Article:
Romantic comedy is a phrase to strike fear in any movie goers heart in the last couple of years. Bride Wars, The Proposal, The Ugly Truth, Did You Hear About The Morgans, Leap Year, Valentine's Day, When In Rome and The Bounty Hunter but to name a few. It seems there's some endless studio conveyor belt pumping out one cynical, dead-eyed movie after another, all unfunny and somehow depressing in their endless and insincere gleefulness. For a genre essentially about how human beings relate to each other and without any kind of genuine humanity, films just lay down and die. And then we're forced to watch them decompose on screen, a never ending abyss of awkwardness, mawkishness and soullessness.
The Rebound is certainly no exception, and wonderfully takes on all those negatives and adds douchiness and self-satisfaction to the mix. Great. Catherine Zeta Jones picked a bizarre film to try to resuscitate her career with, which since her semi-ridiculous Oscar-win with Chicago has come to quite a severe intermission, thanks to a few bad choices and possibly some kids (I don't follow Us weekly as fervently as one might) she's found herself in the position where making a movie like this is viable, it raises her profile and blindsides the cinema going public for about 30 million or so but ultimately its a ninja decision, get in, get paid and get out. Or at least I hope it is. Jones floats through, fairly invisible in her own movie whilst co-star Justin Bartha, who frankly just seems happy to have a lead role in a movie, comes across quite badly. The most horrific thing about it though is the way the movie kind of congratulates itself as it goes along, believing its dull, self-righteous leads to be entirely trailblazing and leaning on some artificially cute kids how just make you re-evaluate your opinions on infanticide.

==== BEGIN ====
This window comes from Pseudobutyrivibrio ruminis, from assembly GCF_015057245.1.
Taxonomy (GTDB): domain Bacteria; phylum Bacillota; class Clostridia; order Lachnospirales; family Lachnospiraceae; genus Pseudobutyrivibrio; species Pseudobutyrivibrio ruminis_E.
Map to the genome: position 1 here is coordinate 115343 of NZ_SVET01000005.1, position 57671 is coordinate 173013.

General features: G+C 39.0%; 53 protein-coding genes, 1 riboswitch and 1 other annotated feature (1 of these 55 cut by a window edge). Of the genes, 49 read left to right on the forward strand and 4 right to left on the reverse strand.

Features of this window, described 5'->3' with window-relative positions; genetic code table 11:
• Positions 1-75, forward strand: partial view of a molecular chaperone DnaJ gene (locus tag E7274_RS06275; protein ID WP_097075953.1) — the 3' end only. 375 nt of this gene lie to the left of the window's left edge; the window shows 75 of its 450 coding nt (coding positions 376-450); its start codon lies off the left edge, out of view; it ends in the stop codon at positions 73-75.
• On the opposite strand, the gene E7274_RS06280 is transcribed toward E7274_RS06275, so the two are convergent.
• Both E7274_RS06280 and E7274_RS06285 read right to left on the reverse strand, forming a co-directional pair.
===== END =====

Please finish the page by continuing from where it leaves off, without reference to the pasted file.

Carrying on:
In its hypothetical defence, Leap Year set the bar so unbelievably low that The Rebound doesn't quite make you want to commit acts of annihilation in quite the same way. Instead it just leaves you painfully and thoroughly bored. Almost numbingly so, until the boredom somehow consumes you and all you can think about is that when Zeta Jones does her wide-eyed exasperation thing, she looks like Dory from Finding Nemo. This film sucks.